A constitutional crisis in Kerala has been averted with Transport Minister Thomas Chandy resigning from the 18-month-old Pinarayi Vijayan government, but the issue may continue to haunt the Communist Party of India (Marxist)-led Left Democratic Front (LDF) for a long time.
The LDF that came to power in May 2016 with the promise to provide a corruption-free government took around two months to take a decision on a district collector’s report that confirmed land grab charges against a backwater resort Chandy co-owned with his wife. Chandy belongs to Nationalist Congress Party (NCP) led by Maharashtra strongman Sharad Pawar.
Pinarayi took only two days to seek the resignation of his colleague EP Jayarajan, then the number two in the government, after a charge of nepotism was levelled against him.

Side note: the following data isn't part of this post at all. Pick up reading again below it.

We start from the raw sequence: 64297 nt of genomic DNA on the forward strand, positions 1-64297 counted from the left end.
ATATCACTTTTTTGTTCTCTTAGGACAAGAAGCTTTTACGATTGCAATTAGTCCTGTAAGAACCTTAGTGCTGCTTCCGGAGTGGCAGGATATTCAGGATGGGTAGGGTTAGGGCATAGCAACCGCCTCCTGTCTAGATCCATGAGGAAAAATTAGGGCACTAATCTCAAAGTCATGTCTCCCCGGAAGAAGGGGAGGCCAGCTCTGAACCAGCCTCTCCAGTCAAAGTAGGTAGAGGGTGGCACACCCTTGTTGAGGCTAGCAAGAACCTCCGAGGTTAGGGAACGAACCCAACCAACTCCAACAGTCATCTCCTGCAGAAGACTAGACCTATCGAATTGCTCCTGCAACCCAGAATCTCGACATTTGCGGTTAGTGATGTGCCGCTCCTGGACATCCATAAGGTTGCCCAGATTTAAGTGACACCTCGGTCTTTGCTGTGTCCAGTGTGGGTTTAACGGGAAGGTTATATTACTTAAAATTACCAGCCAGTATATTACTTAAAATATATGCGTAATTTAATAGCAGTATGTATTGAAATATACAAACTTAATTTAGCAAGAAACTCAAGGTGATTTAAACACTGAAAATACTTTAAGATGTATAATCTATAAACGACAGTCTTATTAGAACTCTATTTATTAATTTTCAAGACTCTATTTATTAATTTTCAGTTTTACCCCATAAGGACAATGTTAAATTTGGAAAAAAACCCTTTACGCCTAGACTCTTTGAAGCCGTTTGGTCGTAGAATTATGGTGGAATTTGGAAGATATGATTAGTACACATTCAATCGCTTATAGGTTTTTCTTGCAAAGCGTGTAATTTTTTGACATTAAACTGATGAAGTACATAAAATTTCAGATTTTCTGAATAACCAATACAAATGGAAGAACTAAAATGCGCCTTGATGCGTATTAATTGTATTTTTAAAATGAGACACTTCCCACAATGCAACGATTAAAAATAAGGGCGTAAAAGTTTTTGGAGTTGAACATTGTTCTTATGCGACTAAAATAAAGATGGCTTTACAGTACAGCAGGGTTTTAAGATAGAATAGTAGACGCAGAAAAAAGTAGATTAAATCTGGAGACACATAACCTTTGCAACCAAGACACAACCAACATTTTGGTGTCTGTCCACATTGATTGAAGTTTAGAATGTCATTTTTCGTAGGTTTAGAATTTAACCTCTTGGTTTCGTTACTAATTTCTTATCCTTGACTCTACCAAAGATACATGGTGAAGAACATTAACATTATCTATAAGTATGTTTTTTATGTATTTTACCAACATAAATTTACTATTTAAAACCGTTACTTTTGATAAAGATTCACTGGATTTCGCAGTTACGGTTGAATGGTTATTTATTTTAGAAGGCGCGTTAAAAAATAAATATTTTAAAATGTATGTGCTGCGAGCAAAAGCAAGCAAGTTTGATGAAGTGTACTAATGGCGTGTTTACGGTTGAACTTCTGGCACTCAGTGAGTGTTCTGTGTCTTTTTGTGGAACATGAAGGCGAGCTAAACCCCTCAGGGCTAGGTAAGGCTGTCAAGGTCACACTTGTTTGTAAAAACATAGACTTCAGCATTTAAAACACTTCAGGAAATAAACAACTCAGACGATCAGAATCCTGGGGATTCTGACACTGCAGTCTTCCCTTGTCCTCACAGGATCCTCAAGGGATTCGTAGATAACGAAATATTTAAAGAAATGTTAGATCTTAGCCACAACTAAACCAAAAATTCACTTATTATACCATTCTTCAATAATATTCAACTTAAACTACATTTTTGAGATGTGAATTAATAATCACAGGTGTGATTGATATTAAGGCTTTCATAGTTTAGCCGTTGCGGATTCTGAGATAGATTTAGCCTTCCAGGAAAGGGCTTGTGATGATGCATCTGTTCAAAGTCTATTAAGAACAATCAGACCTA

Pinarayi sought the resignation of Chandy’s predecessor AK Saseendran immediately after a television channel aired his alleged sex chat with a woman.
Pinarayi sought to shield Chandy, who replaced Saseendran in May, even after receiving Alappuzha district collector’s report in September 2017 over alleged encroachment of part of a lake by Lake Palace resort, which he owned, and a vigilance court ordering a preliminary inquiry into the charges.
Pinarayi also sat on the LDF state committee’s recommendation to take an appropriate decision on Chandy's fate for nearly a week. He also gave Chandy and his party a day even after the Kerala High Court dismissed Chandy’s petition against the report of district collector TV Anupama with questions over the collective responsibility of his ministry.
The resignation came only after four ministers belonging to the Communist Party of India (CPI), the second largest constituent of the LDF, boycotted the Cabinet meeting citing Chandy's presence. The action against Chandy was initiated by the revenue department, which is controlled by the CPI.